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Centerline 10-22-2009 10:44 AM

100% Builders - stand up and be counted!
I was just wondering how many 100% (or nearly 100%) home builders we have here.

First off for those of you who don't know what a 100% builder is, its someone who does 100% of the work on his (or her) ride. That means, chassis work, drive train, body, paint, and interior. Naturally there are some things that only VERY few people have the tools to do, one of which is the engine machine work, so that really doesn't count. However, if you do your own boring, honing, decking, balancing etc. more power to ya! :thumbup:

OK, so I'm trying to build my deuce at home with no help. So far I've been successful and the only help I've had has been an extra pair of hands from my wife if I needed them. In keeping with my goal of learning something new with each car I build on this one I took on several new projects I've never done before. Building a frame from just bare rails for one, and narrowing a Ford 9" rear is another. Doing the interior will be yet another project on this build I've never done before.

What I haven't done myself..... engine machine work and narrowing and re-splining the axles. I just don't have the proper tools for that kind of work.

Some of the things I've taught myself on my last couple builds were how to rebuild and modify an automatic trans, setting up rear gears, installing IFS systems and modifying and installing modern rear suspension systems. I've also tried to do something a little different on each build as well. On my pro-street car it was an electric tilt front end and on my pickup it was putting a hemi where one didn't belong.

Here's the 41 pro-street car that I did about 10 years ago. Sold it at the Louisville Nats several years ago.

and here's the '53 Pickup

and the Hemi that I built for it. Sold the truck to a neighbor who made me an offer I couldn't refuse.

and here's my current project, the Deuce. This one isn't for sale.

So, how many out there are trying to be a 100% builder??? I know of a couple who post here regularly, just want to see if there are any more.

geezer69 10-22-2009 10:55 AM

the car im workin on is my first major project. i have not and will not let anyone touch it. if its a mess, its MY mess.

americanLT1 10-22-2009 12:39 PM

Hello centerline,
I do a lot more reading than posting here but I'm building my car almost 100% myself. I'm with you on certain machine work and I would take it on as well if I had the tools but you can only get so much in a two car garage. Of course I cant justify expensive tools Ill only use a few times. i do have a mill and a lathe though and on my current project I plan on machining the block myself and installing the splayed main caps. I'm six years into this car so far because I do everything myself and I had to acquire some new tools and skills along the way. This is the first fabrication work I've ever attempted and it's been a challenge. The only part of the original rambler I used is the external sheet metal. I fabricated the chassis, the roll cage, floor sheet metal, the triangulated four bar rear suspension, narrowed the 9" rear and fabricated my own axle bearing housing, The headers for the turbos and all the exhaust and a ton of custom brackets and mounts. I've spent the last year on the body modifying every panel to get the best fit possible and a smooth clean look before I paint it myself. The interior will be tough so I may have to solicit some help there but I"ll do most of it myself too.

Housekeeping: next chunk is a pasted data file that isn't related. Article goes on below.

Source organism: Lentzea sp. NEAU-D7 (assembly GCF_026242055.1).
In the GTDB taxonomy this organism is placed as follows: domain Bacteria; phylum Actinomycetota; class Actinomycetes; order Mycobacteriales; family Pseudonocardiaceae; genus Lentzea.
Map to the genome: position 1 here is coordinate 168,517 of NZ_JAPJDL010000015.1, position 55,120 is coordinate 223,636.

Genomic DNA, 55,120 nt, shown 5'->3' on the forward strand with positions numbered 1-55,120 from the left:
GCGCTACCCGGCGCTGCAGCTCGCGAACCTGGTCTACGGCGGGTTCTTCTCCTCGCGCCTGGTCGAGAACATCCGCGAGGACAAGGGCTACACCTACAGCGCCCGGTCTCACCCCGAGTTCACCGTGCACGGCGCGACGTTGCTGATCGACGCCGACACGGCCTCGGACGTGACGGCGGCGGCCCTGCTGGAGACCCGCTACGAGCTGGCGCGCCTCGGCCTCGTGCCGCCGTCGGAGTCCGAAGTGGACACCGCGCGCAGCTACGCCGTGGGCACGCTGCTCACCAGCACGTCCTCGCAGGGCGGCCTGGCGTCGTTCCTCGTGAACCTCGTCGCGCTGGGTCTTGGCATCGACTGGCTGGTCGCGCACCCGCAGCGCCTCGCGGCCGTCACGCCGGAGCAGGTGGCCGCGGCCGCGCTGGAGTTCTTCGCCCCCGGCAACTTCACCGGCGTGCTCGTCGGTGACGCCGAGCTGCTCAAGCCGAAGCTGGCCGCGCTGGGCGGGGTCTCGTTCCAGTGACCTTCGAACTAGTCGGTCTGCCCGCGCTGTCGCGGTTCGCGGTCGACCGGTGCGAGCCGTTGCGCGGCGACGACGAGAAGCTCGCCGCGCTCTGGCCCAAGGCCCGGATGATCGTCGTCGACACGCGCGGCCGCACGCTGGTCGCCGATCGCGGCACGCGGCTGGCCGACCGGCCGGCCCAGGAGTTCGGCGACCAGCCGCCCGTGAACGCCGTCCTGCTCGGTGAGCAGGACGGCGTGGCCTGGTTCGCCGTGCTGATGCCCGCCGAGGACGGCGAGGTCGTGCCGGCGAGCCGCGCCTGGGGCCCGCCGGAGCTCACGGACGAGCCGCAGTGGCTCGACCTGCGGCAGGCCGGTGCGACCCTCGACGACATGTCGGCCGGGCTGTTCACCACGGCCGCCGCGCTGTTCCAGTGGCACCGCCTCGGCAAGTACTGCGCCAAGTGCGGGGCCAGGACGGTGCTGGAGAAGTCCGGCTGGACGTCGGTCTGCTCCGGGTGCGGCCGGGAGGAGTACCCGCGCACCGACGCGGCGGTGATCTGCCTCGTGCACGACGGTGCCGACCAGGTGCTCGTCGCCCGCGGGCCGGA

It's hard to stay patient sometimes when I do everything myself because it takes so long and sometimes I have to do things more than twice but there is nothing more satisfying than being the only person responsible for a big project that tuns out well.
I have received a ton of help on this forum from people like you and it helps to keep me motivated when the going is tough.
I also would like to see how many others here choose to abuse themselves this way ;)

Build on!

Ed 10-22-2009 03:34 PM

When I was first bitten by this bug. Back in the early sixties. My goal was to build a car from a raw pile of parts. Living in on a farm NW Michigan, if the piece you needed wasn't at the local hardware store, you had to create it!

In high school I worked in an Auto upholstery and glass shop. Started buying Automotive machine shop equipment because the nearest machinest screwed some expensive work. Did a stint at the local GULF gas station. Did a lot of "Gratis" work on buddies cars. Worked at another Trim and body shop while getting higher education repair/machinist in St. Louis, Mo. Did a stint in Tranny shop after moving back to Mich. Started doing trouble shooting and special fabrication for a major corporation with my machine shop on the side.

Attained my goal of a complete scratch built car (47 Ford B-coupe) in 1972, but muscle cars were all the rage and I sold it.

Since have done all work on many mechanical creations.
Tho my last project. I had to farm out the paint, due to health and time factors.

NEW INTERIORS 10-22-2009 03:50 PM

I guess I can fit in here.. I guess ... :confused: On my 32 I built the whole body,frame,motor,trans,rearend,billet windshield post,hidden door hing's,billet grill,drive shaft,seat's and interior, So I guess I can say I'm One.. :confused: Plus The rat rod I built on here..

He** I can't afford anyone to do any of my work.. :sweat: :drunk: Even if I could, I wouldn't let them.. :nono: I try to explore every part of the build I can..Remember !!!! SET NO LIMIT'S ON YOURSELF !!!!! :mwink: :mwink: :thumbup:

Here's the 32..

and the rat rod

zbhover 10-22-2009 05:48 PM

I'm building a V8 powered 69 convertible beetle ( and I have done all the work so far myself and plan to keep it that way, as much as practical. I enjoy doing things myself and can't afford to pay someone else too even if I wanted too.......... LOL